With neighbors split over possible changes at MLK Park, other options will be explored.
After an emotional meeting Thursday night where neighbors split along racial lines over whether an off-leash dog site should be built at Martin Luther King Memorial Park in south Minneapolis, the Park Board president said other options should be sought.
More than 150 people attended the meeting in the park's gymnasium to hear suggestions from Park Board staff for a possible small, off-leash, fenced-in dog park and to air their views. Almost everyone who spoke in favor of a dog area at King Park was white, while most of those opposing it were black.
The park staff had come up with two possible sites, one at the northeast corner of the park and the other in the southeast section, but much of the debate centered on whether the dog park would dishonor King, the slain civil rights leader.
"We're divided, totally, right down the middle," said Mary Merrill Anderson, a former Park Board superintendent and park commissioner, near the end of the meeting. "This dog park has divided you along racial lines. Something is wrong, and we have to change the conversation."
Anderson, who is black, recommended that the Park Board find a site for a dog park elsewhere in the Sixth Park District.
Park Board President John Erwin, who is white, said after the meeting that while he would not rule out a dog park in Martin Luther King Park, the board should first seek out other options for an off-leash site that is near King Park, where neighborhood demand for a dog park is high. He said he will look for some public land, such as condemned property or land owned by the Minneapolis School District.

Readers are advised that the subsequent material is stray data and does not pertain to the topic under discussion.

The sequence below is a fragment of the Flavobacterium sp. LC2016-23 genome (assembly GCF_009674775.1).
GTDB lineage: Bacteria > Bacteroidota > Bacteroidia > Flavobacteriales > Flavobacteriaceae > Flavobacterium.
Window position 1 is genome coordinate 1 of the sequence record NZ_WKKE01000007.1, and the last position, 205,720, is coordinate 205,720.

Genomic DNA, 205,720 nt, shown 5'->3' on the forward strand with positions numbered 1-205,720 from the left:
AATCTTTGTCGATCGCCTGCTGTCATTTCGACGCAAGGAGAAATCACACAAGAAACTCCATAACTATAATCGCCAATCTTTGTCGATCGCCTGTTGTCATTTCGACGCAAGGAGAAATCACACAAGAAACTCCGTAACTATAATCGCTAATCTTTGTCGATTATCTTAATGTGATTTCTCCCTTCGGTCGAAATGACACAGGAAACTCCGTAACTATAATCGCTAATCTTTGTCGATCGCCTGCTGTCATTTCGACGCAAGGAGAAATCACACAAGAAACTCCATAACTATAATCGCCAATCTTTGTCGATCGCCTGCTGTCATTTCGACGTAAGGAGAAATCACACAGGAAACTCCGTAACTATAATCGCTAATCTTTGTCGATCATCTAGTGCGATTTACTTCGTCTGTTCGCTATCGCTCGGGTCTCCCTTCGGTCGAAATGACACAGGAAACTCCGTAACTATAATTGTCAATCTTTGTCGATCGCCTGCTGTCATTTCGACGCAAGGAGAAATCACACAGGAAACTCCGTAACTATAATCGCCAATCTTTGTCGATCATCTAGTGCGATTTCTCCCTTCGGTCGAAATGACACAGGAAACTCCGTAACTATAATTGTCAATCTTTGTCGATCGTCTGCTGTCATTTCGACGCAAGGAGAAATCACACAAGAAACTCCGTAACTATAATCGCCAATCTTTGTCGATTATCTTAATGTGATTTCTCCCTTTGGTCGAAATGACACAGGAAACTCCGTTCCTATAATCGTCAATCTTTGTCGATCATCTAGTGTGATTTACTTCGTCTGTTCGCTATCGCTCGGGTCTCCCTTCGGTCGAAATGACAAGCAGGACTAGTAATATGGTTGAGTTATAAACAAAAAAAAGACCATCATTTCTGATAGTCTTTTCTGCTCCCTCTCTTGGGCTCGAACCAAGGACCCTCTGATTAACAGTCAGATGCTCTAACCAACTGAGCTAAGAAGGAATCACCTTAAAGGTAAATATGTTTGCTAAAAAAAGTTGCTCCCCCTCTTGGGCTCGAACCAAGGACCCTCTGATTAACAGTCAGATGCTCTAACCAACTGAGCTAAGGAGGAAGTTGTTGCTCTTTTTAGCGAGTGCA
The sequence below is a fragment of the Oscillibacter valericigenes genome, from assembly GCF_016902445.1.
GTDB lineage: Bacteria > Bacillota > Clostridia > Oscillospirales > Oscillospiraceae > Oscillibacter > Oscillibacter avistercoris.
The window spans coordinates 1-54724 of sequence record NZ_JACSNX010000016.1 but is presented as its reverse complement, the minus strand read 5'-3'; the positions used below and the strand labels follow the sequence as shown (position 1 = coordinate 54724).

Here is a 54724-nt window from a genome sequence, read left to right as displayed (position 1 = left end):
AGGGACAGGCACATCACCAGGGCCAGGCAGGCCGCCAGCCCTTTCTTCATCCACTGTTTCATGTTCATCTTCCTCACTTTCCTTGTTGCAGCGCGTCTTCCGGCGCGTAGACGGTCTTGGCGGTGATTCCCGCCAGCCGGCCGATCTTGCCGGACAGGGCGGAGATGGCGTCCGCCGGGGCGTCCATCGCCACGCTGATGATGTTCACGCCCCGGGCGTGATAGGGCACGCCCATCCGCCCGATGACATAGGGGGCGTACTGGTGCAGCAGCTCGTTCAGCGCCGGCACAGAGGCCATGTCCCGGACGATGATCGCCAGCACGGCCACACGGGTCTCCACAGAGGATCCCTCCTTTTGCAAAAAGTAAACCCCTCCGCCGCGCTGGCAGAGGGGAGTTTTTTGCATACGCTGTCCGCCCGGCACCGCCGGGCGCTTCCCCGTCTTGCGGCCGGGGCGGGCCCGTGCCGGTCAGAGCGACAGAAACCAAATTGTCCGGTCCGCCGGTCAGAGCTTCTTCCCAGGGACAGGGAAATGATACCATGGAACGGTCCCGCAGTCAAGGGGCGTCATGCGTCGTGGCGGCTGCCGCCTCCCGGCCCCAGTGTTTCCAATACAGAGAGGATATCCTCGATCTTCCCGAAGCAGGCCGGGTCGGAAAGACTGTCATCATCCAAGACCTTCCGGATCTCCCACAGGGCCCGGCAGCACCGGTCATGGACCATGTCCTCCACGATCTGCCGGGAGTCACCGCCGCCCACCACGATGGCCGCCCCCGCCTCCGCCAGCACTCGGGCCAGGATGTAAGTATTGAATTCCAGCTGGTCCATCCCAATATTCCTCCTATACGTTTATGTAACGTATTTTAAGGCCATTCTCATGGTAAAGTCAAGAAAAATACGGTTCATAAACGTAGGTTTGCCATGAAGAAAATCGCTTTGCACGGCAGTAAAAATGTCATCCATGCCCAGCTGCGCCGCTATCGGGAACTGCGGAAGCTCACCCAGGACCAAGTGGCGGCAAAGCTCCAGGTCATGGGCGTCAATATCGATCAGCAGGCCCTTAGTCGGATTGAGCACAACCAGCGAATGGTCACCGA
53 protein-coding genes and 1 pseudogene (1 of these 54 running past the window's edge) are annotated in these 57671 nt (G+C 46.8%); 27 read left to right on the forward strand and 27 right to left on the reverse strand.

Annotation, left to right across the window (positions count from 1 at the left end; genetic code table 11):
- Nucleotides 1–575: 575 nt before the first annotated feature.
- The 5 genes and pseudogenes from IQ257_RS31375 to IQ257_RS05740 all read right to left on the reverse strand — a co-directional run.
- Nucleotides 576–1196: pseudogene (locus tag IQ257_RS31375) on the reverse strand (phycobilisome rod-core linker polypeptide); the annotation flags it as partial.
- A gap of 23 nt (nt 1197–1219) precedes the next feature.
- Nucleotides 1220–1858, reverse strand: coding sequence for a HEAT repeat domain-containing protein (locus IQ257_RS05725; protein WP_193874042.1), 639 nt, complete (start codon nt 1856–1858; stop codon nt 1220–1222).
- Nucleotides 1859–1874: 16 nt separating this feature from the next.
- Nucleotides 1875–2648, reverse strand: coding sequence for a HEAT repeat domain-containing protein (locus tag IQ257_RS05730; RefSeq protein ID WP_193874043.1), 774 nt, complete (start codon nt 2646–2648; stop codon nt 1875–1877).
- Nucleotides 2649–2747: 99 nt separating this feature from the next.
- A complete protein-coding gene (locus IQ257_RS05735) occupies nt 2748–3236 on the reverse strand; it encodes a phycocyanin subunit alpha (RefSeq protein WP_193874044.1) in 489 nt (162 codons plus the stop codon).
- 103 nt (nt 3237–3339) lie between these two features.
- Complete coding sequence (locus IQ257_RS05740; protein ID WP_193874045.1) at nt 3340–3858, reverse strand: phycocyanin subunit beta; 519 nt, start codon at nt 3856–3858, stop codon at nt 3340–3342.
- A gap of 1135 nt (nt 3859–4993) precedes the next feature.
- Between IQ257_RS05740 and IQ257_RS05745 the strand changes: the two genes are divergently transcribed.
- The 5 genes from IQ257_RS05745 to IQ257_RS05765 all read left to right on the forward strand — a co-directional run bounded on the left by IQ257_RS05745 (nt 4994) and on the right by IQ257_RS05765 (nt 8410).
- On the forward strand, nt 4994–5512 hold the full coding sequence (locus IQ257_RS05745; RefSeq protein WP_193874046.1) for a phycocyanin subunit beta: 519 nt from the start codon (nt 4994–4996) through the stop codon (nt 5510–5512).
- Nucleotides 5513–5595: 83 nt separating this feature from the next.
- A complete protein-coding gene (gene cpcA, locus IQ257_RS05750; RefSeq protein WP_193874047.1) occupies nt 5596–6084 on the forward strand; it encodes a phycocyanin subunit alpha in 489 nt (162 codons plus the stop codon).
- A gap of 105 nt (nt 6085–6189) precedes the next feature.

The discussion was generally calm, with numerous white speakers praising King, but saying they believed that he would have embraced a park that included a dog run. They said a dog park would increase park use, help pets socialize, and help diverse neighbors socialize as well.
But many black speakers said an off-leash site would desecrate the park. Several recalled how Bull Connor, the Birmingham, Ala., police official, used police dogs to attack civil rights demonstrators in the 1960s, turning dogs into a symbol of hatred.
By the Star Tribune's count, 16 black community members spoke at Thursday's meeting and all but two opposed the dog park. Sixteen white citizens spoke, and all but three supported the dog park. One white woman said she was unsure and a man who said he was born in Indonesia endorsed the dog park.
Annie Young, an at-large Park Board commissioner, told the meeting the board should look elsewhere for a dog park site.
Brad Bourn, the Sixth District commissioner, said he favors a dog park at King Park and that not enough has been done to honor King. Afterward, he said he still hoped it could be built at King Park, and with more discussion, there could be an acceptable solution, supported by the community.
A decision about whether a dog park will be built is still months away, but the audience was assured that any proposal would be brought back to the community and include a public hearing.
Martin Luther King Memorial Park occupies 18 1/2 acres between E. 40th and E. 42nd Streets. It is bordered by a sound wall for Interstate 35W on the east and Nicollet Avenue on the west.
Erwin said at the start of the meeting that while park officials were offering two possible off-leash sites at King Park, park staffers were listening to public concerns and no longer planned to have a monument to King inside the dog run. That monument, placed in the park in 1970, is a tribute to King with two abstract wings, representing freedom. Erwin said the monument had been neglected and urged creation of a committee to see what could be done about that.
Both sides have been mobilizing support for their viewpoints. It was reported at the meeting that the Kingfield, Bryant and Tangletown associations have expressed support for a dog park.
Charles Mays, retired Midwestern regional youth director for the NAACP, said in an interview that the Minneapolis NAACP, the Minnesota Association of Black Social Workers, Sabathani Community Center and the Sabathani Chapter of the AARP are among groups that have come out against a dog park at King Park.
Randy Furst • 612-673-7382
(Editor's note: In an earlier version of this story, Commissioner Brad Bourn was incorrectly quoted on his impressions about whether enough had been done to honor the Rev. King.)